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COP26 is a reflection on the actions or inaction, the urgency and process for transformational change

Aaron Durnbaugh

Was COP26 a success? Was it a failure? Is this just a bureaucratic exercise while the world burns and the greedy profit? I won’t suggest that I know (or that any observer can know) the full outcomes of this process but I can say that what gets agreed to at COP is an important demonstration of global decision-making leading to real progress and unfortunately, is completely insufficient to the scale of the challenge.

It is an honor to experience COP26, meet climate champions in-person and virtually, and take in the complexity and shared commitment of this global process. As the only multilateral, global structure to keep the atmosphere’s warming within safe limits, witnessing 197 countries, official observers, and countless engaged parties come together during a pandemic is a true wonder.

Recognizing the omissions of many important voices, I observed the inclusive intent leading to strong contributions from indigenous and youth parties. Indeed, in almost every event I saw a commitment to diversity, non-state actors, and civil society that may have been missed if you only read media reports or follow on social media.

As a representative from higher education, the inclusion of scientists and other content experts, and youth and students was appreciated as we need to ground the process in the limits of atmospheric chemistry and social policy, while continually developing the next generation of climate leaders.

I visited the Blue Zone of COP26 on 4, 6, and 8 November as a member of the America Is All In coalition, a group of US-based state and local governments, businesses, faith-based and cultural organizations, and institutions.

Loyola University Chicago is committed to keeping our elected officials at the local (Chicago), state (Illinois), and national (USA) levels moving aggressively to the goals laid out in the Paris Agreement. The university itself is 56% of our way to our climate neutral goal illustrated in our 2015 climate action plan, A Just Future.

Just weeks before COP26, Loyola announced our most recent progress with our Sustainable Investment Policy, divesting from fossil fuel companies and making commitments to clean energy and other sustainable investment opportunities going forward.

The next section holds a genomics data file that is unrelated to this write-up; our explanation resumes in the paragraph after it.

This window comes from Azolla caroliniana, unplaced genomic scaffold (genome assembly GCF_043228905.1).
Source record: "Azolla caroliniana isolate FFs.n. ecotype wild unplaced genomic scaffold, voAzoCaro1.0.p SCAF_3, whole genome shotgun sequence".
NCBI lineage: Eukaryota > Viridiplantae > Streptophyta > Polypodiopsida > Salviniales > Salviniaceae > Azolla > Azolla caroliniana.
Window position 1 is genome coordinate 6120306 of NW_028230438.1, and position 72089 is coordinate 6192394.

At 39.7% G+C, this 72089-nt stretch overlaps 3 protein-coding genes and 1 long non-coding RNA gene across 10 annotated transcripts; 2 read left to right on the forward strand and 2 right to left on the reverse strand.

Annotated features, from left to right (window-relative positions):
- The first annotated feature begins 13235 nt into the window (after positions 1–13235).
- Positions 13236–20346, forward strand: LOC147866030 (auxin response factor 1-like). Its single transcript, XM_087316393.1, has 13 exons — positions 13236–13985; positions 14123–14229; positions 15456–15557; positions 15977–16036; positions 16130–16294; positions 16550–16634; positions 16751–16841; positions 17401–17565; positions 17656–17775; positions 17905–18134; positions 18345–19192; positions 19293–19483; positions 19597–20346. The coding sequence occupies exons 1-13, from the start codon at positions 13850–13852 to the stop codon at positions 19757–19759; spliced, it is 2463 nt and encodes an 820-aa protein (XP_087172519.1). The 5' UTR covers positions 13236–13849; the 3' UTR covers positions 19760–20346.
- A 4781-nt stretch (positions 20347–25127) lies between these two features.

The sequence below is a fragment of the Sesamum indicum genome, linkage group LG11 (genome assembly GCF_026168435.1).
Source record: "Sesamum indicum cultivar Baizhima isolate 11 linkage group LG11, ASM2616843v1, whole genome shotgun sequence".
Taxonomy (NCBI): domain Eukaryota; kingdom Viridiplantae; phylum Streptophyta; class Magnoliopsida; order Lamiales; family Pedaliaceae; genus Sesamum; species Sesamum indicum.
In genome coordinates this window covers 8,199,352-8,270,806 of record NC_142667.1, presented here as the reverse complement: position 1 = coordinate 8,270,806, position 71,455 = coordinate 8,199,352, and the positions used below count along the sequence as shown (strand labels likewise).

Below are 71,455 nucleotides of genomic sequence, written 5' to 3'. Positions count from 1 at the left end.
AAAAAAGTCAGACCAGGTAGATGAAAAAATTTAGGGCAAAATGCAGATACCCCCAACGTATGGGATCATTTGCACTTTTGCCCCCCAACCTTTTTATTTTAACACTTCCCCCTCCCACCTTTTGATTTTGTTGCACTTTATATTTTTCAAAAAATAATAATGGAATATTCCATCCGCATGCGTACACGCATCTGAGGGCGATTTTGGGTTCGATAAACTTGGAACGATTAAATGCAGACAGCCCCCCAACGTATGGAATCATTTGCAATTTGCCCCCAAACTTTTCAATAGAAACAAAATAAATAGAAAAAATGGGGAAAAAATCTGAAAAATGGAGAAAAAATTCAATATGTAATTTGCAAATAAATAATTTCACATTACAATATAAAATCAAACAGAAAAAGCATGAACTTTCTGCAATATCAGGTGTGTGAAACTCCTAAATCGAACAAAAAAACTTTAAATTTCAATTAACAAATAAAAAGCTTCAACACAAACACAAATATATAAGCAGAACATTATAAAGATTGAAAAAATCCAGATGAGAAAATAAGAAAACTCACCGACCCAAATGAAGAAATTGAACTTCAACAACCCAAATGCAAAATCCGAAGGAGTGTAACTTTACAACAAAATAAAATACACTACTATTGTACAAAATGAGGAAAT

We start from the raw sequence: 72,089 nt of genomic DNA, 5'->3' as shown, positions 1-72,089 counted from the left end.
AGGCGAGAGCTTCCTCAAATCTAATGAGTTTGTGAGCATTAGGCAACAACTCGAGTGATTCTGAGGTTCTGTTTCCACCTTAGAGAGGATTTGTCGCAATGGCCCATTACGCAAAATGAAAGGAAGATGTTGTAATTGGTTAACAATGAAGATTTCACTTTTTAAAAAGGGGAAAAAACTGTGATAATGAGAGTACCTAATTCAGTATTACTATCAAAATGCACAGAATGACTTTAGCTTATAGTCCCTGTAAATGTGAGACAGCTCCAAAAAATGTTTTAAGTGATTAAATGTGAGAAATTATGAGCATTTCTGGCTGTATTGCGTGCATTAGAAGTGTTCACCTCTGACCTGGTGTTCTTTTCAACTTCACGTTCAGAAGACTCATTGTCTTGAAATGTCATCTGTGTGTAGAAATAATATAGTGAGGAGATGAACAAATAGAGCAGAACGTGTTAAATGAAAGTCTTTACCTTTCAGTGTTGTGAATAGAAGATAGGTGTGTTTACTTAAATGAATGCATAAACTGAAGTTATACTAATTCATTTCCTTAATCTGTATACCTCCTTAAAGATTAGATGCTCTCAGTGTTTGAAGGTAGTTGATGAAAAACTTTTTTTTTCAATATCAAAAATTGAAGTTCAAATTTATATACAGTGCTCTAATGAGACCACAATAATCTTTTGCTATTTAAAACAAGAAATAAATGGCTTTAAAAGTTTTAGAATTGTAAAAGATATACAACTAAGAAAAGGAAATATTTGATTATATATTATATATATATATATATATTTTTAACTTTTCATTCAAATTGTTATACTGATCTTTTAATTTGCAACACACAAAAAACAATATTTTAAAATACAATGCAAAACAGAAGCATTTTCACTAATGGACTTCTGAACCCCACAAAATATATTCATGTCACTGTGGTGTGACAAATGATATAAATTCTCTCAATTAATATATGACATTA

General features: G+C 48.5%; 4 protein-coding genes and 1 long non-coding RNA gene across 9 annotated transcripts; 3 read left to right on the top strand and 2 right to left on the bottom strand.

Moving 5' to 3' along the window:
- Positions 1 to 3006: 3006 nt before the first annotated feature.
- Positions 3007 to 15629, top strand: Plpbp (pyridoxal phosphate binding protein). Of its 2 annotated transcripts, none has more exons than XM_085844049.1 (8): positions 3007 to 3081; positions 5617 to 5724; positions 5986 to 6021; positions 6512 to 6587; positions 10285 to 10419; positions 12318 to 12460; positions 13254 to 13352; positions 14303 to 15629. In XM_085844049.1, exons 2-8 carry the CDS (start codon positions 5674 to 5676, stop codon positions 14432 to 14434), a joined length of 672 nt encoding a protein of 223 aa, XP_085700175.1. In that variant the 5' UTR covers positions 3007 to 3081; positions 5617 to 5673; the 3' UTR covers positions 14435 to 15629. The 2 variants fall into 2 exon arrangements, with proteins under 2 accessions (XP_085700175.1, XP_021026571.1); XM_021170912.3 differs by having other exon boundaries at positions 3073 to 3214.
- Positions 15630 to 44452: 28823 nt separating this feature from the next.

During my time in Glasgow I also attended educational programs in the Pavilion Zone, the Sustainable Glasgow Landing, and Glasgow University. I attended the Saturday march and rally consisting of tens of thousands of voices (despite the cold, wind, and rain) urging more ambition.

But for me personally, as someone working for change in my home and in my community, I was most encouraged by the outstanding participation of American governmental leaders. From participation at the highest level of President Biden and his cabinet members, 18 US Senators, 25 US House of Representatives, at least 7 state governors, and the strong leadership and dogged negotiations of Climate Envoy John Kerry and members of the State Department team, the US Government brought its resources to the occasion. At the same time, a transformative infrastructure bill and the “Build Back Better” legislation informed by a 1.5 degree limit is moving through the legislature to turn intent into action.

COP26 is neither a success or a failure but a reflection on the actions or inaction, the urgency and process, that are required of transformational change. It is a change that we each must consider and participate in. To be successful in averting the very worst impacts of our own hand on the climate system, everything must change towards a more just, sustainable, and equitable society respecting all inhabitants and the planetary limits to our own growth and economies.

Aaron Durnbaugh is the Director of Sustainability at the School of Environmental Sustainability, Loyola University Chicago and joined meetings of the Ecojesuit COP26 virtual and in-person delegation.

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